Health Canada is seeking feedback on potential amendments to the Cannabis Regulations around licensing, security measures, production and packaging and labelling requirements, and record-keeping for licence holders.
In a 60-day notice of intent published on Friday, March 24, the federal health authority that oversees the cannabis file said it’s considering potential amendments to the Canadian Cannabis Regulations that would seek to streamline and clarify existing requirements, eliminate inefficiencies in the regulations, and reduce administrative and regulatory burdens where possible.
The notice also points out that this proposal is separate from the current legislative review of the Cannabis Act, which is primarily focused on the societal impacts of cannabis legalisation rather than a regulatory review.
The industry is, so far, responding positively to the announcement. Tom Ulanowski, Chair of the C-45 Quality Association, an industry organization focusing on quality assurance, says he hopes stakeholders take their time to respond to this process.
“The C-45 Quality Association is pleased with Health Canada’s recent initiative to seek feedback on potential amendments to the Cannabis Regulations, aimed at reducing regulatory burdens in areas such as licensing, physical security measures, production, packaging/labelling, and record-keeping.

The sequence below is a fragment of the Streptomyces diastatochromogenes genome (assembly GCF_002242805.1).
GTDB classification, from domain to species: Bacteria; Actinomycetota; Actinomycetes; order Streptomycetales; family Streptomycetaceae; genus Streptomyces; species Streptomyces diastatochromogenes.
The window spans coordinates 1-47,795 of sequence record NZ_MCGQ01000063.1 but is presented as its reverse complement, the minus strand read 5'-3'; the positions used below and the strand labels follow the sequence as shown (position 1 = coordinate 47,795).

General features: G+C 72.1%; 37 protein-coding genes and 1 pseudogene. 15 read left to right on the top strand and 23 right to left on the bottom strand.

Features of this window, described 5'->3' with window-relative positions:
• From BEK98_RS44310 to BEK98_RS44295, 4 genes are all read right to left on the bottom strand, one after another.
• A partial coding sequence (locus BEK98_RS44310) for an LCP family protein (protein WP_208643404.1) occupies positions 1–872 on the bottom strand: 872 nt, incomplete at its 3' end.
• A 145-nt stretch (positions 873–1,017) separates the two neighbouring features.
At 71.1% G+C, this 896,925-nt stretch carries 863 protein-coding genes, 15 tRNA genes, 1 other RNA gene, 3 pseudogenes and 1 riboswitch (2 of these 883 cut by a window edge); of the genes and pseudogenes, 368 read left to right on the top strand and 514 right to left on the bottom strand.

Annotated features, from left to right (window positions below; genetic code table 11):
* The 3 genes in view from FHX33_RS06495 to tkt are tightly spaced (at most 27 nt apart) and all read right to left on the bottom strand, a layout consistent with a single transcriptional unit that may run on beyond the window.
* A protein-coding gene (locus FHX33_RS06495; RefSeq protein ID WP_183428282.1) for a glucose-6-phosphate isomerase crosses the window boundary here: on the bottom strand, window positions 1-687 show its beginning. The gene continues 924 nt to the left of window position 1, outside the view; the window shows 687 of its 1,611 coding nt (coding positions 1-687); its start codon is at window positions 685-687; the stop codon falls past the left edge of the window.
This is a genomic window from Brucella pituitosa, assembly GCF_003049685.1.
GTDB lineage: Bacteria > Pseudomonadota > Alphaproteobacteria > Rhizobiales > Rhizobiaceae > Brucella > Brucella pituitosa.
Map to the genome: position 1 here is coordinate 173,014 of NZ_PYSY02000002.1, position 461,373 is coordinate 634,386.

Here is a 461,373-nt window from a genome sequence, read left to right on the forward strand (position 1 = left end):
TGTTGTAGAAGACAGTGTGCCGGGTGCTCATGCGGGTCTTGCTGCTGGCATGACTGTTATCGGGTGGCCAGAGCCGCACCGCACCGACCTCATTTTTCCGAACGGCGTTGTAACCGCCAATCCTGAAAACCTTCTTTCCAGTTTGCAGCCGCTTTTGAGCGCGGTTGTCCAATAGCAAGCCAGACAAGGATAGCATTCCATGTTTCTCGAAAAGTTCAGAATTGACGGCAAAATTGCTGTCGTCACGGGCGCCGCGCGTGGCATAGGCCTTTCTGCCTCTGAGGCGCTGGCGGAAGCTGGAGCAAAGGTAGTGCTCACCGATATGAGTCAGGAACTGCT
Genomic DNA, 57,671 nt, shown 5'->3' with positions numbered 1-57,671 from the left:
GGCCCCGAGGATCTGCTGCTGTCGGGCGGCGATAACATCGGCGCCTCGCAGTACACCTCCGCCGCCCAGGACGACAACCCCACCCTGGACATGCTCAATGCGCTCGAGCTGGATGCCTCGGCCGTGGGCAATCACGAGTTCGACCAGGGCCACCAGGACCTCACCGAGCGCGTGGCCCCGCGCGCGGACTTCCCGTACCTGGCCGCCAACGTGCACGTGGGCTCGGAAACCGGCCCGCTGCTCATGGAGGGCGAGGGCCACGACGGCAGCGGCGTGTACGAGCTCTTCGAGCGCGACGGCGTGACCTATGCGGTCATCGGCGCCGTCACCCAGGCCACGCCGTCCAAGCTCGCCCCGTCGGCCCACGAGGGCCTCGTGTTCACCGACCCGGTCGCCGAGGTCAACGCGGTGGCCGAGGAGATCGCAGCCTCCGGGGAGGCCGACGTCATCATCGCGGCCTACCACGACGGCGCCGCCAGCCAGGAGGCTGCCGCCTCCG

“Our organization has been actively engaged in dialogue with Health Canada since 2019, striving for continuous improvement in the regulatory landscape. The areas listed for comment by Health Canada align with the feedback previously provided by the C-45 Quality Association. We believe there are a number of improvements that can be made to the Cannabis Regulations while continuing to meet the public health and public safety objectives in the Cannabis Act. We urge all industry stakeholders to contribute constructive feedback, particularly when many licence holders face operational and financial challenges.”
George Smitherman, president and CEO of C3, a cannabis industry association in Canada, also says he is pleased with the announcement, which reflects the input C3 and others have provided to the government.
“Great to see the Gazetting of Health Canada’s intention to move this administrative regulatory change forward. C3 proactively initiated the development of a monthly list of such proposed changes and we are delighted to inform this going forward. We enjoyed the collaboration of C45 Association and AQIC on the first submission.”
Dan Sutton, the CEO of Tantalus Labs, a cannabis producer in BC, who has also been helping to lead the charge for excise tax reform in the industry, says he’s heartened by this notice.
“It’s exciting to see various stakeholders and the regulator coming together to streamline and deliver regulations that more effectively balance operational complexity with public health and safety outcomes. Canada’s cannabis legalization now has a long-standing track record of meeting and exceeding public health and safety targets, so leaning into efficiencies in regulatory processes such as these is the next step to the delivery a healthy, self-sustaining industry.”